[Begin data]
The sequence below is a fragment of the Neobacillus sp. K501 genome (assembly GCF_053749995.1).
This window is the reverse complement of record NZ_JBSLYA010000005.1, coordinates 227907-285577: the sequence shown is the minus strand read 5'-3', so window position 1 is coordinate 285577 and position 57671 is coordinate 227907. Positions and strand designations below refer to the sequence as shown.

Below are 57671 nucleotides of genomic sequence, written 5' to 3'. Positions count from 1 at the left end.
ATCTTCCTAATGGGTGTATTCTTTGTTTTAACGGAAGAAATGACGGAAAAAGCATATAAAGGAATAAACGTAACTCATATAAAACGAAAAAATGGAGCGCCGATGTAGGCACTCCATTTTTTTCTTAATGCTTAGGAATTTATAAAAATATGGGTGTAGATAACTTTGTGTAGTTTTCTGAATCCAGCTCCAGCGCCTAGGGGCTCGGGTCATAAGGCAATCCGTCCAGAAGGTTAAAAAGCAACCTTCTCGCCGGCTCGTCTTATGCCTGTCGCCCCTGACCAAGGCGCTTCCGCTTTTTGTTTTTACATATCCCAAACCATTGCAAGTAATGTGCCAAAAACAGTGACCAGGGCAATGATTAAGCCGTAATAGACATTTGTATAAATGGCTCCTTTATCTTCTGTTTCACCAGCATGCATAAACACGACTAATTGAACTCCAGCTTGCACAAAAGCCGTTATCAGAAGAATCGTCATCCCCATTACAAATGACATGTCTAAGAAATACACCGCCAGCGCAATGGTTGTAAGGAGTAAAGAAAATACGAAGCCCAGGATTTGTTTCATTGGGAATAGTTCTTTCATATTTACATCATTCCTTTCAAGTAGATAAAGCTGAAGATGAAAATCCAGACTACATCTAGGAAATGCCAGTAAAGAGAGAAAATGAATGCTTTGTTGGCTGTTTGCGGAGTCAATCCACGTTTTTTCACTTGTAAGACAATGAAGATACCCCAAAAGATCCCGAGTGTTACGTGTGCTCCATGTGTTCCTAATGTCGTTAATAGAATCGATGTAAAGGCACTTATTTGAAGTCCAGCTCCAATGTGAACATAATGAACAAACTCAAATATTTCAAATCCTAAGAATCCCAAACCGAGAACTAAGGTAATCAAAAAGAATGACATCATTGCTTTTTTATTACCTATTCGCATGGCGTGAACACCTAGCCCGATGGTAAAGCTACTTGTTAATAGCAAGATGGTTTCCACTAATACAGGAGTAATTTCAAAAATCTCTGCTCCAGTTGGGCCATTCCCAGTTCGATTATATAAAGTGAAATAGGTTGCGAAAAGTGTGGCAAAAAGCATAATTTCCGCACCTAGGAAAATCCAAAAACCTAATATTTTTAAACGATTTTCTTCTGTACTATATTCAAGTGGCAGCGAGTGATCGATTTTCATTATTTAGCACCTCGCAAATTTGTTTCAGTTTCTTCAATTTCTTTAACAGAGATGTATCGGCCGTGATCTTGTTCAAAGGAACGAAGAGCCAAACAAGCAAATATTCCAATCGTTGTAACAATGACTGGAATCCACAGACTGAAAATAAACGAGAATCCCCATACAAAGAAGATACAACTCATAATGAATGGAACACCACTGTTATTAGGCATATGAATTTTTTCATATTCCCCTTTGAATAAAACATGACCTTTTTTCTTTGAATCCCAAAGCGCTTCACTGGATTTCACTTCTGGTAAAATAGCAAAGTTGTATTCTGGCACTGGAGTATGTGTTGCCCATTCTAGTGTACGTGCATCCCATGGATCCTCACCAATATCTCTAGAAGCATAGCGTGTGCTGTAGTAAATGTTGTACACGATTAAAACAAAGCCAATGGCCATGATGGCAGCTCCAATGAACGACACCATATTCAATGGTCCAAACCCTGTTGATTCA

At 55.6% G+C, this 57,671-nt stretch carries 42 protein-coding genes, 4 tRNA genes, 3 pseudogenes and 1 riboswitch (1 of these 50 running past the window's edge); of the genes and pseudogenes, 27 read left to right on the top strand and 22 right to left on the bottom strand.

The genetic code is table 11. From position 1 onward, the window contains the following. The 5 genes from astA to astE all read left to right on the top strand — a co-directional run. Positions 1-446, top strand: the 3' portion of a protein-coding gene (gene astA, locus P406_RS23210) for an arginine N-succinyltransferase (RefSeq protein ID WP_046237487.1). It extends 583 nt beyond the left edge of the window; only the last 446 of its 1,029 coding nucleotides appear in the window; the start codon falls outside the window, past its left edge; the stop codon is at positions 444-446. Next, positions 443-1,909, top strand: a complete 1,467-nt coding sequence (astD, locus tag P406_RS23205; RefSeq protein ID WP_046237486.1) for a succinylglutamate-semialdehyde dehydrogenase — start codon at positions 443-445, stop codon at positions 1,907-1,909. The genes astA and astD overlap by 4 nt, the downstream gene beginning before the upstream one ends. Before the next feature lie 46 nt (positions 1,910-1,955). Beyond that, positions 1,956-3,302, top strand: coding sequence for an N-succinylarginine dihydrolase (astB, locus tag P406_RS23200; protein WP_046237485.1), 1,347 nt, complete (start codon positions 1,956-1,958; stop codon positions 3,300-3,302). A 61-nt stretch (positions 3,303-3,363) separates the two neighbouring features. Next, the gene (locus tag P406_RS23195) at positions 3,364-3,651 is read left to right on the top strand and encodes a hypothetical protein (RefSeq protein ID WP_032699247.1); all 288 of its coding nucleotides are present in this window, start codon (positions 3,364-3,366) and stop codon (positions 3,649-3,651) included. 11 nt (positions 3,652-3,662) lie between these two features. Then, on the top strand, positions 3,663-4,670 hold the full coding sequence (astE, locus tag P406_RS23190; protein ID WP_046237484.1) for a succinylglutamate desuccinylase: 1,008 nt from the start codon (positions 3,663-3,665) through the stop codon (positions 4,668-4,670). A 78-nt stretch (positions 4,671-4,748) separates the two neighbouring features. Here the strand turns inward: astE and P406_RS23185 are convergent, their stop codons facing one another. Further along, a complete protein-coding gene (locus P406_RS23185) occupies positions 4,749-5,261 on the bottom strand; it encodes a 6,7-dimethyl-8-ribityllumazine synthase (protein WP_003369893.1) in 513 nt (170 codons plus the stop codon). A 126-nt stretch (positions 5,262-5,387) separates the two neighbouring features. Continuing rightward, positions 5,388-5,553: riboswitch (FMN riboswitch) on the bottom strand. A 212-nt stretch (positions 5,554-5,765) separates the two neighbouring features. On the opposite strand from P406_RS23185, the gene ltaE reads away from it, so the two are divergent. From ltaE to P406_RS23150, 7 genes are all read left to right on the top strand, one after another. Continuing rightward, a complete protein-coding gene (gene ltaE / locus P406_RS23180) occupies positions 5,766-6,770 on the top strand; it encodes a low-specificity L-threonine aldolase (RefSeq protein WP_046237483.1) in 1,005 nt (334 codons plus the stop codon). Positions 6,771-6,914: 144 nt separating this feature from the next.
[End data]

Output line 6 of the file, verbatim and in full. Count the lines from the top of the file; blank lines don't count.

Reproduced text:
The genetic code is table 11. From position 1 onward, the window contains the following. The 5 genes from astA to astE all read left to right on the top strand — a co-directional run. Positions 1-446, top strand: the 3' portion of a protein-coding gene (gene astA, locus P406_RS23210) for an arginine N-succinyltransferase (RefSeq protein ID WP_046237487.1). It extends 583 nt beyond the left edge of the window; only the last 446 of its 1,029 coding nucleotides appear in the window; the start codon falls outside the window, past its left edge; the stop codon is at positions 444-446. Next, positions 443-1,909, top strand: a complete 1,467-nt coding sequence (astD, locus tag P406_RS23205; RefSeq protein ID WP_046237486.1) for a succinylglutamate-semialdehyde dehydrogenase — start codon at positions 443-445, stop codon at positions 1,907-1,909. The genes astA and astD overlap by 4 nt, the downstream gene beginning before the upstream one ends. Before the next feature lie 46 nt (positions 1,910-1,955). Beyond that, positions 1,956-3,302, top strand: coding sequence for an N-succinylarginine dihydrolase (astB, locus tag P406_RS23200; protein WP_046237485.1), 1,347 nt, complete (start codon positions 1,956-1,958; stop codon positions 3,300-3,302). A 61-nt stretch (positions 3,303-3,363) separates the two neighbouring features. Next, the gene (locus tag P406_RS23195) at positions 3,364-3,651 is read left to right on the top strand and encodes a hypothetical protein (RefSeq protein ID WP_032699247.1); all 288 of its coding nucleotides are present in this window, start codon (positions 3,364-3,366) and stop codon (positions 3,649-3,651) included. 11 nt (positions 3,652-3,662) lie between these two features. Then, on the top strand, positions 3,663-4,670 hold the full coding sequence (astE, locus tag P406_RS23190; protein ID WP_046237484.1) for a succinylglutamate desuccinylase: 1,008 nt from the start codon (positions 3,663-3,665) through the stop codon (positions 4,668-4,670). A 78-nt stretch (positions 4,671-4,748) separates the two neighbouring features. Here the strand turns inward: astE and P406_RS23185 are convergent, their stop codons facing one another. Further along, a complete protein-coding gene (locus P406_RS23185) occupies positions 4,749-5,261 on the bottom strand; it encodes a 6,7-dimethyl-8-ribityllumazine synthase (protein WP_003369893.1) in 513 nt (170 codons plus the stop codon). A 126-nt stretch (positions 5,262-5,387) separates the two neighbouring features. Continuing rightward, positions 5,388-5,553: riboswitch (FMN riboswitch) on the bottom strand. A 212-nt stretch (positions 5,554-5,765) separates the two neighbouring features. On the opposite strand from P406_RS23185, the gene ltaE reads away from it, so the two are divergent. From ltaE to P406_RS23150, 7 genes are all read left to right on the top strand, one after another. Continuing rightward, a complete protein-coding gene (gene ltaE / locus P406_RS23180) occupies positions 5,766-6,770 on the top strand; it encodes a low-specificity L-threonine aldolase (RefSeq protein WP_046237483.1) in 1,005 nt (334 codons plus the stop codon). Positions 6,771-6,914: 144 nt separating this feature from the next.